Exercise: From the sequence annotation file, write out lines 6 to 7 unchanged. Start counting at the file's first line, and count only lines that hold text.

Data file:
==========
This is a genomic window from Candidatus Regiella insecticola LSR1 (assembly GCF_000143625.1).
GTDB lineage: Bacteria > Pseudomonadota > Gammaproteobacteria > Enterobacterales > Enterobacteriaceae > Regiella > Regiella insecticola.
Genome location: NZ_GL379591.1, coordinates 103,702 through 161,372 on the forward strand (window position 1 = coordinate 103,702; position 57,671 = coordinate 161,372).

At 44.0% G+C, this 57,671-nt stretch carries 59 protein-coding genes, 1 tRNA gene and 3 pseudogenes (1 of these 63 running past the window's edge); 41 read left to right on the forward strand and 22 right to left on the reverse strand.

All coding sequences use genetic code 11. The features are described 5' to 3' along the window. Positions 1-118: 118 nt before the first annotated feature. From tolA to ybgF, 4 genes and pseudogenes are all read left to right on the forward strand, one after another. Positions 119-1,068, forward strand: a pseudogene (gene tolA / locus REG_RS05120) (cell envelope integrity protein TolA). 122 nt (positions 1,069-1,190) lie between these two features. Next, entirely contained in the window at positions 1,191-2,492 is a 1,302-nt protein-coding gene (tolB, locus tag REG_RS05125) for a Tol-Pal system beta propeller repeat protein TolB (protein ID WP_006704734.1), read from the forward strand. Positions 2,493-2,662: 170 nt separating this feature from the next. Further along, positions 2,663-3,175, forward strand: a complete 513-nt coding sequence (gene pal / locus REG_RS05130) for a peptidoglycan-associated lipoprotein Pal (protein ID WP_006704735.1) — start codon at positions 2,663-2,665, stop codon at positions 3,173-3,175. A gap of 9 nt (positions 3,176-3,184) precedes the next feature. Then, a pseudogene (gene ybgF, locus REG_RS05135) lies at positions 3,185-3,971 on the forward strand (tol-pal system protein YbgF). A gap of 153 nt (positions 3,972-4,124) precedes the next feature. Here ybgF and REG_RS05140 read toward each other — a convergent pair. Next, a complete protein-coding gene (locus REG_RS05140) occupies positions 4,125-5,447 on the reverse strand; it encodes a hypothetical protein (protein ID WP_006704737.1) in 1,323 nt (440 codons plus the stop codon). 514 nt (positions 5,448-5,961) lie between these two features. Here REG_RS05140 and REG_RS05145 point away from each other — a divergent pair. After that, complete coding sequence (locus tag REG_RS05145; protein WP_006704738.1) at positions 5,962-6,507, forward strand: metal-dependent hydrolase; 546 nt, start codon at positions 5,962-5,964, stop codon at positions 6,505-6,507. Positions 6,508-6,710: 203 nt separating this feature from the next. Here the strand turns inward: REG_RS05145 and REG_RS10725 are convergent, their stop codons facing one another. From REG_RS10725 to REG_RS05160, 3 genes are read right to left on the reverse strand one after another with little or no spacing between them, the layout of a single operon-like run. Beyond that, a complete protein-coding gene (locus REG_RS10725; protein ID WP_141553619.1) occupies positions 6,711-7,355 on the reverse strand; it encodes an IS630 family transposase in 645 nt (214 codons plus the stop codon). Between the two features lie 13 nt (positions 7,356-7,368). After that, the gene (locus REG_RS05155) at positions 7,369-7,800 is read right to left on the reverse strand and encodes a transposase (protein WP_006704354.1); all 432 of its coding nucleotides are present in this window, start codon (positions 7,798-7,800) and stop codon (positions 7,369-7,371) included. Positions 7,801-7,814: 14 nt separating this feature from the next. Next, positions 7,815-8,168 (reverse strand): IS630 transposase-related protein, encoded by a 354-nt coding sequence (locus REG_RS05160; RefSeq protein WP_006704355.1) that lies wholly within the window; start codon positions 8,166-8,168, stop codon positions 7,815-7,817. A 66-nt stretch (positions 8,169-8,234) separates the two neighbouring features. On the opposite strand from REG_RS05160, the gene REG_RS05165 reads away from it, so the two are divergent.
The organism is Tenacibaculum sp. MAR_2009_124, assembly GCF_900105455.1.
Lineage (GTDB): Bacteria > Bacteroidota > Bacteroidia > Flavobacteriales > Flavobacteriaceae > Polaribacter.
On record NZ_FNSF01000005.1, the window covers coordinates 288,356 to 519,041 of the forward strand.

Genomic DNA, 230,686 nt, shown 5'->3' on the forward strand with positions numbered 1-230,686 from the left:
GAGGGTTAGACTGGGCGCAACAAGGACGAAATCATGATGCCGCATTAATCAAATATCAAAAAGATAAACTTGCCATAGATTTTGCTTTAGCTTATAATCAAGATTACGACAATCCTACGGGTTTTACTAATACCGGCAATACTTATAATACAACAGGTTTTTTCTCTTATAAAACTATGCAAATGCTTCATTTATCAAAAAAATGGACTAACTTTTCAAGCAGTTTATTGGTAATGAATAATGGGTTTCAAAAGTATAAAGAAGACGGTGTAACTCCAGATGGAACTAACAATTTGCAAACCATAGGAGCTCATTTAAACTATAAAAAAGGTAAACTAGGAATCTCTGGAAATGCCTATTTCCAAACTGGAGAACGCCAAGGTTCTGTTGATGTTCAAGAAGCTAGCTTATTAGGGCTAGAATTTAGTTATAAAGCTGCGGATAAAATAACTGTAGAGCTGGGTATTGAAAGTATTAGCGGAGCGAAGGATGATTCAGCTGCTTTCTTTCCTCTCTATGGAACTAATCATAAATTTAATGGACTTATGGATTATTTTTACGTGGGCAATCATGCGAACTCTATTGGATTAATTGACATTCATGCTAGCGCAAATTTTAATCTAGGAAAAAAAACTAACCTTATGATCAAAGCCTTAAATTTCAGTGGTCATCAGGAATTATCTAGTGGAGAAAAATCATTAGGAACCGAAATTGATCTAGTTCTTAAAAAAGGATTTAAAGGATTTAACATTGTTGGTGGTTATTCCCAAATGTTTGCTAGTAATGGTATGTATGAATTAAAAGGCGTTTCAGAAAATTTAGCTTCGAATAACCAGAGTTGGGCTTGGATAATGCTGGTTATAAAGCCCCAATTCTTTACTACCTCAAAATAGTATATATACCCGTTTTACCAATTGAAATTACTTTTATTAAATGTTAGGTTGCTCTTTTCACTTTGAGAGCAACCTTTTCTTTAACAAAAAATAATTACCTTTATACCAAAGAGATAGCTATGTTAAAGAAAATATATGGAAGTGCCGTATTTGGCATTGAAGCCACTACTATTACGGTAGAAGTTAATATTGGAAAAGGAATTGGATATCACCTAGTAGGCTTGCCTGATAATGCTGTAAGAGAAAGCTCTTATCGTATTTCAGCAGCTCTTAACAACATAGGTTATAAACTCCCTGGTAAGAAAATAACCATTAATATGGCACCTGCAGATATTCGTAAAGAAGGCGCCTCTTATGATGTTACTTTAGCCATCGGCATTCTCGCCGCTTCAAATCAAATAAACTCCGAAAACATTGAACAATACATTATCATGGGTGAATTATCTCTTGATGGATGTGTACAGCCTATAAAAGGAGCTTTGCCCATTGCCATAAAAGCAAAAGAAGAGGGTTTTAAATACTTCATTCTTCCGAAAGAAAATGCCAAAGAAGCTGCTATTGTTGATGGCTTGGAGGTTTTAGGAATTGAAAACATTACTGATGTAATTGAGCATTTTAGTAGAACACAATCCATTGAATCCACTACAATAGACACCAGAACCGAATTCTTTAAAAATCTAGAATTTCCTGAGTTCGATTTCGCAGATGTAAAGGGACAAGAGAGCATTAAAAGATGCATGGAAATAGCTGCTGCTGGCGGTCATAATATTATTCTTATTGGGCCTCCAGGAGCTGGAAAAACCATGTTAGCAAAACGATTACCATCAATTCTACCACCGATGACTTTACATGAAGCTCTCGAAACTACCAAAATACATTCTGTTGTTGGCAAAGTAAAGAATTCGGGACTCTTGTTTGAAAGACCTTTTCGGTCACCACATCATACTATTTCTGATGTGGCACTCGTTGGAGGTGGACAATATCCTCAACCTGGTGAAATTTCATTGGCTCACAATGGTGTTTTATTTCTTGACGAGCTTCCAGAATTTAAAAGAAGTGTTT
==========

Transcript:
The organism is Tenacibaculum sp. MAR_2009_124, assembly GCF_900105455.1.
Lineage (GTDB): Bacteria > Bacteroidota > Bacteroidia > Flavobacteriales > Flavobacteriaceae > Polaribacter.